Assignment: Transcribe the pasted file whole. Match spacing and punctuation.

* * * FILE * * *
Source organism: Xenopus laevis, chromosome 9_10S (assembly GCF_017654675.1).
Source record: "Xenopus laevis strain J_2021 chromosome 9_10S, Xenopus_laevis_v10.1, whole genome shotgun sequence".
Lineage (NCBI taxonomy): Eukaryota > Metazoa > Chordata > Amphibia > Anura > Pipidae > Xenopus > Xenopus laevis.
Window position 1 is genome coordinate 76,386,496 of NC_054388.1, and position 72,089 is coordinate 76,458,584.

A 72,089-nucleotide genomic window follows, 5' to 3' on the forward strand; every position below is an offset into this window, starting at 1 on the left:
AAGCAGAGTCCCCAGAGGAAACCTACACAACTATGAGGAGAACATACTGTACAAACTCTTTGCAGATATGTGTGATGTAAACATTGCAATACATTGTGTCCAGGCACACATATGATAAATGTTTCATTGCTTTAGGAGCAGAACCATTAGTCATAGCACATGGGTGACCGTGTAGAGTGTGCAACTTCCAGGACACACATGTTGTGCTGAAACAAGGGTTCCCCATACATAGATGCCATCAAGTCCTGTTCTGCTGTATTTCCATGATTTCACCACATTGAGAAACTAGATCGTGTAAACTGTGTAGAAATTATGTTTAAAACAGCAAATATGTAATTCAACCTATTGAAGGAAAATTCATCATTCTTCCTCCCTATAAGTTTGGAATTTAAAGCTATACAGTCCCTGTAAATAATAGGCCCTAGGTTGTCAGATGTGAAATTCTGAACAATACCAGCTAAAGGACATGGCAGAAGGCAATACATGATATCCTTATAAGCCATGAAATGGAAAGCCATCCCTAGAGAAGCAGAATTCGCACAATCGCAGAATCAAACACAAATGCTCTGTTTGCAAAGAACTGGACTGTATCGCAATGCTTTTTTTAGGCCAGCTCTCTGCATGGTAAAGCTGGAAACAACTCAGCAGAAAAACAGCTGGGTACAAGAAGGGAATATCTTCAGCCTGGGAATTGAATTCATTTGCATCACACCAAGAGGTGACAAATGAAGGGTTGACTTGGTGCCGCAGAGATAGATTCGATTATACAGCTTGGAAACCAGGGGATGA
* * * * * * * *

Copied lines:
Source organism: Xenopus laevis, chromosome 9_10S (assembly GCF_017654675.1).
Source record: "Xenopus laevis strain J_2021 chromosome 9_10S, Xenopus_laevis_v10.1, whole genome shotgun sequence".
Lineage (NCBI taxonomy): Eukaryota > Metazoa > Chordata > Amphibia > Anura > Pipidae > Xenopus > Xenopus laevis.
Window position 1 is genome coordinate 76,386,496 of NC_054388.1, and position 72,089 is coordinate 76,458,584.

A 72,089-nucleotide genomic window follows, 5' to 3' on the forward strand; every position below is an offset into this window, starting at 1 on the left:
AAGCAGAGTCCCCAGAGGAAACCTACACAACTATGAGGAGAACATACTGTACAAACTCTTTGCAGATATGTGTGATGTAAACATTGCAATACATTGTGTCCAGGCACACATATGATAAATGTTTCATTGCTTTAGGAGCAGAACCATTAGTCATAGCACATGGGTGACCGTGTAGAGTGTGCAACTTCCAGGACACACATGTTGTGCTGAAACAAGGGTTCCCCATACATAGATGCCATCAAGTCCTGTTCTGCTGTATTTCCATGATTTCACCACATTGAGAAACTAGATCGTGTAAACTGTGTAGAAATTATGTTTAAAACAGCAAATATGTAATTCAACCTATTGAAGGAAAATTCATCATTCTTCCTCCCTATAAGTTTGGAATTTAAAGCTATACAGTCCCTGTAAATAATAGGCCCTAGGTTGTCAGATGTGAAATTCTGAACAATACCAGCTAAAGGACATGGCAGAAGGCAATACATGATATCCTTATAAGCCATGAAATGGAAAGCCATCCCTAGAGAAGCAGAATTCGCACAATCGCAGAATCAAACACAAATGCTCTGTTTGCAAAGAACTGGACTGTATCGCAATGCTTTTTTTAGGCCAGCTCTCTGCATGGTAAAGCTGGAAACAACTCAGCAGAAAAACAGCTGGGTACAAGAAGGGAATATCTTCAGCCTGGGAATTGAATTCATTTGCATCACACCAAGAGGTGACAAATGAAGGGTTGACTTGGTGCCGCAGAGATAGATTCGATTATACAGCTTGGAAACCAGGGGATGA